This means not only that our work cannot be valued in the same way as typical commercial products, but also that our work culture is different.

The first thing to remember in this battle is that there is actually a divide, between the values of beauty and the market. For sure they overlap, and they have been successfully combined at rare moments in civilisation. The Renaissance being one of them. And there remain pockets in contemporary life where examples of this overlap are very prominent.

Some of the older university colleges maintain a culture based on beauty and contemplation, while still offering value to the marketplace, for example. Some art galleries maintain a commitment to beauty for its own sake, and are a celebration of older, more permanent values, while they still function in the world as commercially viable enterprises.

These are rare examples, however, and in each of them the battle to preserve non-commercial values is ongoing. The beautiful for its own sake is always being infringed upon, and you can see that most starkly in places like London, where heritage buildings are never left alone by local councils. There is always some kind of tinkering and modification going on in the name of “accessibility” and “community education”.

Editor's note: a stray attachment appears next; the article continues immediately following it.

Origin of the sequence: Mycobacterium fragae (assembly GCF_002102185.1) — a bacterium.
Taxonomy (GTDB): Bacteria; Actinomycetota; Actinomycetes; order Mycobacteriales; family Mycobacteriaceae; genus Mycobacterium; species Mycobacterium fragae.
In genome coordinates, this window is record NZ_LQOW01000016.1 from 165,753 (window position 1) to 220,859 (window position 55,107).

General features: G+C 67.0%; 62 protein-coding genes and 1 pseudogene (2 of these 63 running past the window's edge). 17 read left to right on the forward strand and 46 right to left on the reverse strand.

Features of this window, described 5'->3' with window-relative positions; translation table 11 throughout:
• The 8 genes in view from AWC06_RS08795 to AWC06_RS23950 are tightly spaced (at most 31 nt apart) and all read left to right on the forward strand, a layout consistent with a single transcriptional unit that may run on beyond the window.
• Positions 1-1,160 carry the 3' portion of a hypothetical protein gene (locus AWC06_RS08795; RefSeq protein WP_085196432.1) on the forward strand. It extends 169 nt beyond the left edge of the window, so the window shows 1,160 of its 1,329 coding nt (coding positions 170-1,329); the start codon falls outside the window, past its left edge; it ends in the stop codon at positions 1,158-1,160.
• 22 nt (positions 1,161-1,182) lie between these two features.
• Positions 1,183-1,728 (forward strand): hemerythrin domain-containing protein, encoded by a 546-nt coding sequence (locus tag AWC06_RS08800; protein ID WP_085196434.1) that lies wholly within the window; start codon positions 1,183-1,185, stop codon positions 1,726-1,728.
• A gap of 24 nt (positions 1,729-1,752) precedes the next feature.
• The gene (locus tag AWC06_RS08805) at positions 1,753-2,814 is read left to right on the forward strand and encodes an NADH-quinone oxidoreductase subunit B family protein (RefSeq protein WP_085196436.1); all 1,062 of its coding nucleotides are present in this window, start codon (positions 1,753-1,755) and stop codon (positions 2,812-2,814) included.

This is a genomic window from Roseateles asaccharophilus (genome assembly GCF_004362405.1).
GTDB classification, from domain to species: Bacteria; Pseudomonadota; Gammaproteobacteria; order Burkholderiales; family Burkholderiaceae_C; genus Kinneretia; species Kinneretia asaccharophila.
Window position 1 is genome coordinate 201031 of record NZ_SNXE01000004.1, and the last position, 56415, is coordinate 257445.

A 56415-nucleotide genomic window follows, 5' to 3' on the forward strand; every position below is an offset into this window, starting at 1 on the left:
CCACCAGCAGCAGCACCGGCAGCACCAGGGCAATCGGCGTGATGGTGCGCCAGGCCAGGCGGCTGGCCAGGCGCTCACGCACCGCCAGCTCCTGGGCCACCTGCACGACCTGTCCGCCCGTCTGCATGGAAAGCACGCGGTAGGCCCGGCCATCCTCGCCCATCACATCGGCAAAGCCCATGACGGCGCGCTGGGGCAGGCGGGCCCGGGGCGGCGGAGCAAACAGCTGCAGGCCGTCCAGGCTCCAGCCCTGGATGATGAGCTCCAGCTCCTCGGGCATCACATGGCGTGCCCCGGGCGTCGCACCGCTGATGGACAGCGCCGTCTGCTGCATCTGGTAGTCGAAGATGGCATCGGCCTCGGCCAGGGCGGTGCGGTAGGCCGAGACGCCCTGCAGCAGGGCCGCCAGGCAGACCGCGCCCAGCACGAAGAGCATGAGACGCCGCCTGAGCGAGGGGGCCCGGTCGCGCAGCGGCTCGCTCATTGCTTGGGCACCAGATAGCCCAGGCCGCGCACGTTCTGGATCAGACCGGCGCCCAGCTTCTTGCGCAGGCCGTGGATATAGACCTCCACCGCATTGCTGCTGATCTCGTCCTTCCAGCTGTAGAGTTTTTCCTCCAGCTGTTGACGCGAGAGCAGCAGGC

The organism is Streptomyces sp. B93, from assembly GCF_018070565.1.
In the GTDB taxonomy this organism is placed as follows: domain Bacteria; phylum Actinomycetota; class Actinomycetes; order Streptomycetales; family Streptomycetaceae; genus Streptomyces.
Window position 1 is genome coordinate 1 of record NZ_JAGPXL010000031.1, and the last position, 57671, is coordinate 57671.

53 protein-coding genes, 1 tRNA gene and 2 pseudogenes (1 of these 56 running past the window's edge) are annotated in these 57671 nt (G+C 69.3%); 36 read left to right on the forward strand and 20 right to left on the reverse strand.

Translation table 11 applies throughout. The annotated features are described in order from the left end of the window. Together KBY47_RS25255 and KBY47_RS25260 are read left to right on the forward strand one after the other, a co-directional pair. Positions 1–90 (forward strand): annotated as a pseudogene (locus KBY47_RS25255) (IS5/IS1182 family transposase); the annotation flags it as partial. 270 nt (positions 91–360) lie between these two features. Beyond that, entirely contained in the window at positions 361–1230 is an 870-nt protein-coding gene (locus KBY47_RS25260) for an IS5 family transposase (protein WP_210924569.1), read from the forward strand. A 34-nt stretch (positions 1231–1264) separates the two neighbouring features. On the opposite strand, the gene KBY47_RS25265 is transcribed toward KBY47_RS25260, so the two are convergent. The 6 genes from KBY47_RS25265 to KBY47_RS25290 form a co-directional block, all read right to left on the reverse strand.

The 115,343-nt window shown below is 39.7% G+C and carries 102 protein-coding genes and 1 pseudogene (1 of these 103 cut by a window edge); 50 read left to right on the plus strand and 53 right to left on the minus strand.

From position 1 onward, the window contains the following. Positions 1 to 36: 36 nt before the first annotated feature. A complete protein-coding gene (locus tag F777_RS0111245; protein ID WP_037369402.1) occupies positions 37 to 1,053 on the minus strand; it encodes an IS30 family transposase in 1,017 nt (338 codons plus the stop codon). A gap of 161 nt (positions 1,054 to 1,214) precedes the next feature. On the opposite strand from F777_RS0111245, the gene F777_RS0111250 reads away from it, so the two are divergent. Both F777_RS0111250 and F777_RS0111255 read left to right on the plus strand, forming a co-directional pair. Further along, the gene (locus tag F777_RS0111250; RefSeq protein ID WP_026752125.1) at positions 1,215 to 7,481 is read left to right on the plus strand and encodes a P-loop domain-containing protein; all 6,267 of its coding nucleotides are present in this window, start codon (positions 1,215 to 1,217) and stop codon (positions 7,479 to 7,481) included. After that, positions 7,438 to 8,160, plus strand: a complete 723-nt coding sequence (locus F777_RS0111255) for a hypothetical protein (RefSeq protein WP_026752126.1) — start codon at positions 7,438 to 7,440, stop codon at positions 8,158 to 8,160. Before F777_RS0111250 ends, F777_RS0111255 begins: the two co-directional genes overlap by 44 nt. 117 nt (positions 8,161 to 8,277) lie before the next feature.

It’s almost as if the price we have to pay for not demolishing old buildings (just for the crime of being old) is to allow the philistines to have their say, to leave their scars upon the heritage of beauty. It’s only way to placate the monster of modernity.

So how does the individual live in this world? How do we preserve those parts of ourselves that are of no utility, but of the deepest significance?

It’s very hard, because science and technology have reached a stage if unprecedented arrogance, and they have convinced the world that there is no underlying value other than utility.